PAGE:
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EDIT: I notice that the link is hidden, but this post is made with reference to
THIS PAPER

I'm trying to solve quite an old problem (once again) - to find the distance between a point (in 3d space) and the ellipse. - Or actually the furthest distance on said ellipse (but the algorithm is similar so...). The first step is obviously a change of coordinate system so that I have the projection of a point on the plane of the ellipse, and the middle point of the ellipse at the origin.

Once that has happend the problem is transformed from a 3d problem to a 2d problem. And I can follow a paper on it. Now I'm having a lot of trouble understand the paper. Especially why the paper takes it's long winded approach.

Then the ellipse is defined by: $$\left(\frac{x_0}{e_0}\right)^2 + \left(\frac{x_1}{e_1}\right)^2 = 1$$ And the point: $$\mathbf{Y} = (y_0, y_1)$$

Now (following also the obvious steps given at page 3 of the paper, equations 4 & 5) I can parametirize the ellipse as: $$\mathbf{X}(\theta) = (e_0 \cos(\theta), e_1 \sin(\theta)) \qquad \theta \in [0,2\pi)$$

The (squared) distance formula is obvious:

$$F(\theta) = |\mathbf{X}(\theta) - \mathbf{Y}|^2$$

Now if the distance is maximized/minimized, so is the squared distannce. And furthermore, the derivative is zero at that point (logical step to equation 5):

$$F'(\theta) = 2(\mathbf{X}(\theta) - \mathbf{Y}) \cdot \mathbf{X}'(\theta) = 0$$

Now the paper deviates from what I would take as steps. The paper goes through great lengths stating this means that distance vector must be perpendicular to the tangent of the ellipse (logical). And uses this information with the general equation of the ellipse to find ($x_0, x_1$ of the closest point). However to do, the paper does still have to take a numerical approach in the final step.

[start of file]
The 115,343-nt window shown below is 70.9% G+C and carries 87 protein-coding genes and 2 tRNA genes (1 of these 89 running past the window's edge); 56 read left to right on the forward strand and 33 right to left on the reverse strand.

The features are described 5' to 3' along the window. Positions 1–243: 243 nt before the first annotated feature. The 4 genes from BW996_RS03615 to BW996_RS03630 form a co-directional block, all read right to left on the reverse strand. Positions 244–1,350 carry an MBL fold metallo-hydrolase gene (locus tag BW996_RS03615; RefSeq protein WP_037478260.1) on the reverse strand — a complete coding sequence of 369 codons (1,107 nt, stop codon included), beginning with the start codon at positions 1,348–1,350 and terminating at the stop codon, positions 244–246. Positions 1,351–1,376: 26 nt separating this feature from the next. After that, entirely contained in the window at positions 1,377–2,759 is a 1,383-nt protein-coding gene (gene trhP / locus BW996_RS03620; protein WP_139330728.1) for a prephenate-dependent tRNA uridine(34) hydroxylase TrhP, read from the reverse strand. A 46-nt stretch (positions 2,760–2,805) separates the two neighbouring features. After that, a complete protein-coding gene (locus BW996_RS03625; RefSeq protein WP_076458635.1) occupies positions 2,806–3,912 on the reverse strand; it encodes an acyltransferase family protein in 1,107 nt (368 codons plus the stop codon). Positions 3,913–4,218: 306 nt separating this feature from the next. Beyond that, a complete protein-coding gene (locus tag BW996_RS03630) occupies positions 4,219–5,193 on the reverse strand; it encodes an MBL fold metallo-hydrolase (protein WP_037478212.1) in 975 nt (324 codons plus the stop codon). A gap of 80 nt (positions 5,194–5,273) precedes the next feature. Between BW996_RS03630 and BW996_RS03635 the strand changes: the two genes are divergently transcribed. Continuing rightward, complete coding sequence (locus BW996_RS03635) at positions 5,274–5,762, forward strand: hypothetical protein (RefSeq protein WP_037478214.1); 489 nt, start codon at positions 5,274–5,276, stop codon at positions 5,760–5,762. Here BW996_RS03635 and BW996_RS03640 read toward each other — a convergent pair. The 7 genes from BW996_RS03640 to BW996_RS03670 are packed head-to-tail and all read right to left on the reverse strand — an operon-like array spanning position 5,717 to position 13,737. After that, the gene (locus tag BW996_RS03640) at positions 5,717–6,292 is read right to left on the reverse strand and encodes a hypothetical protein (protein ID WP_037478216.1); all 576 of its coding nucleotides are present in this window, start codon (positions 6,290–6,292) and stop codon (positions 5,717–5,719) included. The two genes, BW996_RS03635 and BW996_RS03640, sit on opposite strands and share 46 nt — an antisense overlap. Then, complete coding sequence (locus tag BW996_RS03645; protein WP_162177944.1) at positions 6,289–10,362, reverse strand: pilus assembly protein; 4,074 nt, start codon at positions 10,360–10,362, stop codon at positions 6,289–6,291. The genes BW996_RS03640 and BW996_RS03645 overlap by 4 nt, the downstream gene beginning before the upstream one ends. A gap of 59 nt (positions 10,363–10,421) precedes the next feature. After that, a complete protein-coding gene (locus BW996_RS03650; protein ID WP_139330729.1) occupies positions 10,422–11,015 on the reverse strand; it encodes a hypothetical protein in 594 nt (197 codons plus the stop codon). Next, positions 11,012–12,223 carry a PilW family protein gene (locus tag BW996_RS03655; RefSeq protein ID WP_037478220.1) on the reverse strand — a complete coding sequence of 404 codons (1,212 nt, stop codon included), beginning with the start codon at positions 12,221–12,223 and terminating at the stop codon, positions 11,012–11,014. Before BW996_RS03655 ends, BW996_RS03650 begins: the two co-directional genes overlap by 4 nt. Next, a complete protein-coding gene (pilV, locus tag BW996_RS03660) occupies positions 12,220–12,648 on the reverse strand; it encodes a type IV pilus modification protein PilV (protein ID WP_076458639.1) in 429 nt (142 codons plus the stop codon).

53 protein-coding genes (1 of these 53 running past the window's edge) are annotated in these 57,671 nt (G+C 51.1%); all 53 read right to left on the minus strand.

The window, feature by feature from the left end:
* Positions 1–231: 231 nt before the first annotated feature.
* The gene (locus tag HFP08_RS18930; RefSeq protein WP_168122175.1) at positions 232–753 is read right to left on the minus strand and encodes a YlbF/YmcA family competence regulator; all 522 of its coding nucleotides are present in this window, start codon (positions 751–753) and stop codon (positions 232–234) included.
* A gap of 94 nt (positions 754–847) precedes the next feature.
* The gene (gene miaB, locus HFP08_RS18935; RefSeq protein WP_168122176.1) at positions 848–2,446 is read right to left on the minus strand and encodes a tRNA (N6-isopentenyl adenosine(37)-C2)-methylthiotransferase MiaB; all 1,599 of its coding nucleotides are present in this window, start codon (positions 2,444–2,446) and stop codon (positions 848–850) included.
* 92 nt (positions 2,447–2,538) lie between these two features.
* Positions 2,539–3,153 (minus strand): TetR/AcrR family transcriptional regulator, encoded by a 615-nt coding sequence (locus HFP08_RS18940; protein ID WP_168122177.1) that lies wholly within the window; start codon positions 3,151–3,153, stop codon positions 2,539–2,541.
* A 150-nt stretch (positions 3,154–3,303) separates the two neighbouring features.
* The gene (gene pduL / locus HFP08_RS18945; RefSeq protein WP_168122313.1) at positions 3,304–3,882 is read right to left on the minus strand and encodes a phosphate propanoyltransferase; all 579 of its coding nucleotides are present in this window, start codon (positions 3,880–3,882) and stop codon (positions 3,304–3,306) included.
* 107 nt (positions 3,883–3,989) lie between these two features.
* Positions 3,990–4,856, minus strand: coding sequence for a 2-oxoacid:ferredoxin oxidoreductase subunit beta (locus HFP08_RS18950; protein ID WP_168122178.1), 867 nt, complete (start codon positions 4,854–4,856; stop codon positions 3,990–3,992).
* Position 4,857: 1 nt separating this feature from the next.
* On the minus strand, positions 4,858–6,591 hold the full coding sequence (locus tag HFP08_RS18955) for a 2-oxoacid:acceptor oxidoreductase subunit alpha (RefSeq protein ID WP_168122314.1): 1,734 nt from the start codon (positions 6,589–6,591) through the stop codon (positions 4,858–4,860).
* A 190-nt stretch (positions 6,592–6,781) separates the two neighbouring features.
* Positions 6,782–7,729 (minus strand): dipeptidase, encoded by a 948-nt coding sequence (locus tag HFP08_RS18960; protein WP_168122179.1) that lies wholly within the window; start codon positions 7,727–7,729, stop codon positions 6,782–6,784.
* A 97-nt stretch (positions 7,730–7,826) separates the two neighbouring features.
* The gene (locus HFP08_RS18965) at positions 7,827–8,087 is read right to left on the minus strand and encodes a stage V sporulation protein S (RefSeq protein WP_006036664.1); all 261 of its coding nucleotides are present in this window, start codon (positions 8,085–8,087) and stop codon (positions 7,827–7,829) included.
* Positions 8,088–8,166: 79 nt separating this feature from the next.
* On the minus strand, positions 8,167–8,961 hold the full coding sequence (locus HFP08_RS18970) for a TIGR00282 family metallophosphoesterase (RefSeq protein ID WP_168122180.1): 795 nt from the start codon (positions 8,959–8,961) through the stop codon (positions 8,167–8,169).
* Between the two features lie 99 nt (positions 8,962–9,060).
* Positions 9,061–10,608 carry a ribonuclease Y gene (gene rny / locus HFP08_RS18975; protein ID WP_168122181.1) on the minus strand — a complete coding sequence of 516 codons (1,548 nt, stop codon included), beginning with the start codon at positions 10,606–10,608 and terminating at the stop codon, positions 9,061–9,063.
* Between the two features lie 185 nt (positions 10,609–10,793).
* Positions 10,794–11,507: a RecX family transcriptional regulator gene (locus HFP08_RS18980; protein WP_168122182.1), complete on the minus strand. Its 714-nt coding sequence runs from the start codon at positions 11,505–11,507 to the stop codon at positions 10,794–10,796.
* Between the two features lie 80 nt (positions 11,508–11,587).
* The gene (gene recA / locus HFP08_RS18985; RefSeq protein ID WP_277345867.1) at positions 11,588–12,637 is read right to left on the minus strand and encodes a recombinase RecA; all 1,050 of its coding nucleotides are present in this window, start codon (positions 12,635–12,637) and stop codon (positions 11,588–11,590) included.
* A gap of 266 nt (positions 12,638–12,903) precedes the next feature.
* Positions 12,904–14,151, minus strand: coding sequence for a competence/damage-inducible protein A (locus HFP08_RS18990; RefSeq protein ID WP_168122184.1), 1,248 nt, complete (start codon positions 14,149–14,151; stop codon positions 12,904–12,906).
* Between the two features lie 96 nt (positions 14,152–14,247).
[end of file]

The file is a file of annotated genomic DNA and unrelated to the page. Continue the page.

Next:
Now looking at above derivative ($F'(\theta)$), there is only a single unknown and a single equation. There are multiple roots, corresponding to (local) maxima and minima. But a simple analysis shows easily in which of the 4 quadrants one has to look, and in that quadrant only a single minimum will be found.

So writing out the derivative:

$$\begin{pmatrix}e_0 \cos(\theta) - y_0 \\ e_1 \sin(\theta) - y_1\end{pmatrix} \cdot \begin{pmatrix}- e_0 \sin(\theta) \\ e_1 \cos(\theta)\end{pmatrix} = 0$$ $$(e_0 \cos(\theta) - y_0) (- e_0 \sin(\theta)) + (e_1 \sin(\theta) - y_1) ( e_1 \cos(\theta) ) = 0$$

$$-e_0^2 \sin(\theta) \cos(\theta) + y_0 e_0 \sin(\theta) + e_1^2 \sin(\theta)\cos(\theta) - y_1 e_1 \cos(\theta) = 0$$ $$-\frac{e_0^2}{2} \sin(2 \theta) + y_0 e_0 \sin(\theta) + \frac{e_1^2}{2} \sin(2 \theta) - y_1 e_1 \cos(\theta) = 0$$

Which can be solved numerically in the quadrant where it lays. There are only 4 edge cases.

If $y_0 = y_1 = 0$ the point is the center of the ellipse and the solution is trivial.
If $y_1 = 0$ The point is at the short axis (definition), and the minimum is simply at either $\theta = 0$ or $\theta = \pi$ (depending on the sign).
If $y_0 = 0$ the point is at the long axis. If $\mathbf{Y}$ is before the focal point of the ellipse there are potentially two equal solutions, and any of those is correct. If $\mathbf{Y}$ is after the focal point there is only a single solution at either $\theta = \pm \frac{\pi}{2}$

Now this is a complete different approach that the paper I linked used. Is above method correct? Did I miss something? Why is the paper using a complete different approach? Is that faster to compute?

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